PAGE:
This week the reckless use of language has not only clouded and impeded a true national dialogue on the important issues of our time, but it also has contributed to tragic deaths and injuries caused by a deluded mind with a semi-automatic weapon.

May all the victims, families and friends of the victims, and all beings find peace and freedom from sorrow.

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  1. [1] Thanissaro Bhikku, translator

Taming the Mind

“Whatever harm an enemy may do to an enemy, or a hater to a hater, an ill-directed mind inflicts on oneself a greater harm.

Neither mother, father, nor any other relative can do one greater good than one’s own well-directed mind.”

–The Dhammapada

Meditation is often misunderstood as entering into a kind of hypnotic trance or a blanking-out of the mind.  It’s actually just the opposite: a deliberate and intentional paying attention to whatever we are experiencing right now.  It’s an opening-up and awakening rather than a closing-off or shutting-down.

We do it sitting motionlessly in a non-stimulating environment to simplify our field of attention.  If we went rushing about in a stimulus-rich environment we couldn’t develop and cultivate intimate attention.  Too much would be happening too fast.  Meditation is a slow walk down a country road rather than a fast drive down a superhighway.  We can take our time to notice things.  We can begin to discover what kind of listening and being is possible in any given moment.

As you sit down to meditate, the first things you may notice are sensations, sounds, and  thoughts.

Thoughts like:

“Am I doing this right?  What is it I’m supposed to be doing?  This is boring!  I can’t believe I’m going to have to sit here for a full 30 minutes!  Uh, oh!  I don’t like the position I’m in.  I’d like to change to a different posture.  There’s an itch!  I sure want to scratch it, but the directions are I’m not supposed to move.  But who will notice if I move?  These are dumb directions.  I can’t stand this itch for the whole rest of the time! Uh, oh!  My ears are beginning to ring.  I wonder why?  Uh, oh!  My leg is going to sleep. Will I get gangrene if I don’t move?  Is the thirty minutes up yet?  Maybe I didn’t set the timer right.  Uh, oh!  Someone outside is blasting a boom box.  How on earth can I meditate with that infernal racket?”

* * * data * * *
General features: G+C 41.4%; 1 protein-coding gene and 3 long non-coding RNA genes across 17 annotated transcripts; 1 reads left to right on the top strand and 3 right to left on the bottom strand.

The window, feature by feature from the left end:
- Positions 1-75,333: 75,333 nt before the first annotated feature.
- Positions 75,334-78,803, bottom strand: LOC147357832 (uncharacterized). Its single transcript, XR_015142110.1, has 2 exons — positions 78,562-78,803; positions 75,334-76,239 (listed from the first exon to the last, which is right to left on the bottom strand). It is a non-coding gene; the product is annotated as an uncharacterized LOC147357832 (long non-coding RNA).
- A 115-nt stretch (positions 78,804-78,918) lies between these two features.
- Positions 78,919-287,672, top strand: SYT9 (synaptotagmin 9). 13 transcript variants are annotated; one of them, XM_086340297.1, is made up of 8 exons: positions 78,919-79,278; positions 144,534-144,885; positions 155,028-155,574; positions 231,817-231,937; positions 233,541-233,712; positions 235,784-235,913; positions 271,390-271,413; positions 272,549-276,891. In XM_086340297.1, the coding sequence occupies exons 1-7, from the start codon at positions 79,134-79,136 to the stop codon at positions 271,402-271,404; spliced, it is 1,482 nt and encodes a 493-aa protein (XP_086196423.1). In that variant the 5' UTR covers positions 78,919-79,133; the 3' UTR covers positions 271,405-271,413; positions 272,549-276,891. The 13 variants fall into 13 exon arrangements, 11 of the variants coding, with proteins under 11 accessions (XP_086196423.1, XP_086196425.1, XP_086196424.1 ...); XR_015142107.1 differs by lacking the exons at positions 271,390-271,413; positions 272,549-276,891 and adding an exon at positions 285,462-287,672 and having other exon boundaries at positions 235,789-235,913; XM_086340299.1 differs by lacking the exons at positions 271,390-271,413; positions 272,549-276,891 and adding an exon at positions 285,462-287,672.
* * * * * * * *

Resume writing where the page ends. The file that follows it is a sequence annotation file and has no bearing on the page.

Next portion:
These thoughts generate and maintain a series of corresponding emotional states: irritation, boredom, frustration, worry, and so on.

All of these thoughts and their ensuing emotional states are mental objects we can attend to, just as we can attend to the itch on our face, the sound of the boom box, or the feel of our breath.

We pay attention to it with the light, nonjudgmental attention known as mindfulness.

When we are mindful of mental phenomena we are aware of them but not ensnared by them.

When the thought  <I can’t stand this itch> occurs without mindfulness we assume the thought is reality.   As a result, we can’t stand the itch; we end up scratching instead of observing, reacting without reflecting.

On the other hand, if we’re mindful of the thought <I can’t stand this itch>, it’s just a thought, neither true nor untrue; just an object of observation itself.  It doesn’t lead to action; we just sit and pay attention.  Over time we discover the itch doesn’t last forever; it goes away on its own accord.

Why is it so important to learn <I can’t stand this itch> is just a thought?

Because there are a great many just like it that cause harm to ourselves and others.

Thoughts like:

“I’ll go crazy if I don’t have a drink of alcohol right now.”

“That chocolate cake looks so good.  I can’t resist it, even though I’m supposed to be on a diet.”

“I can’t stand being lonely!  I need a relationship right now, even if it isn’t a good one.”

“I can’t hold this anger in forever.  I need to explode.”

Cravings and impulses are transient mind states that pass on their own if we do nothing to satisfy them.

It can be particularly useful to pay attention to the moment in your meditation when you have the desire to leave off.  Maybe you set the timer for 30 minutes, and somewhere 15 minutes into your meditation you experience an urge to cut it short.  Usually there’s some unpleasant mind state occurring at that moment: boredom, frustration, restlessness, discomfort.  When this occurs, it’s useful to focus your meditative attention on this unpleasant mind state and identify the qualities of the mind state and the thoughts that are generating and maintaining it.  Often they are thoughts related to your desires for how your meditation ought to be instead of how it actually is.  If you can let go of attachment to these desires and invest new interest in how the moment actually is, a valuable lesson can be learned.  This is how meditation teaches us to unhook from unskillful attachment in our daily lives.

It’s also useful to explore what’s happening at the moment before you lose focus on the present moment.  Often there’s some very subtle mind state that makes staying with the present moment uninteresting or unpleasant, and makes going with thoughts and reveries more interesting and enticing.  As we deepen our meditation practice, we become more skillful in identifying these subtle mental states and not allowing them to control us.

Learning to be mindful of mental states that lead to harmful behavior and the thoughts that generate and maintain them is a first step towards liberation.  Through mindfulness and the application of skillful means we learn to tame our minds and come into full possession of ourselves.

“Mind precedes all mental states. Mind is their chief; they are all mind-wrought. If with an impure mind a person speaks or acts suffering follows him like the wheel that follows the foot of the ox.

“Mind precedes all mental states. Mind is their chief; they are all mind-wrought. If with a pure mind a person speaks or acts happiness follows him like his never-departing shadow.”

–The Dhammapada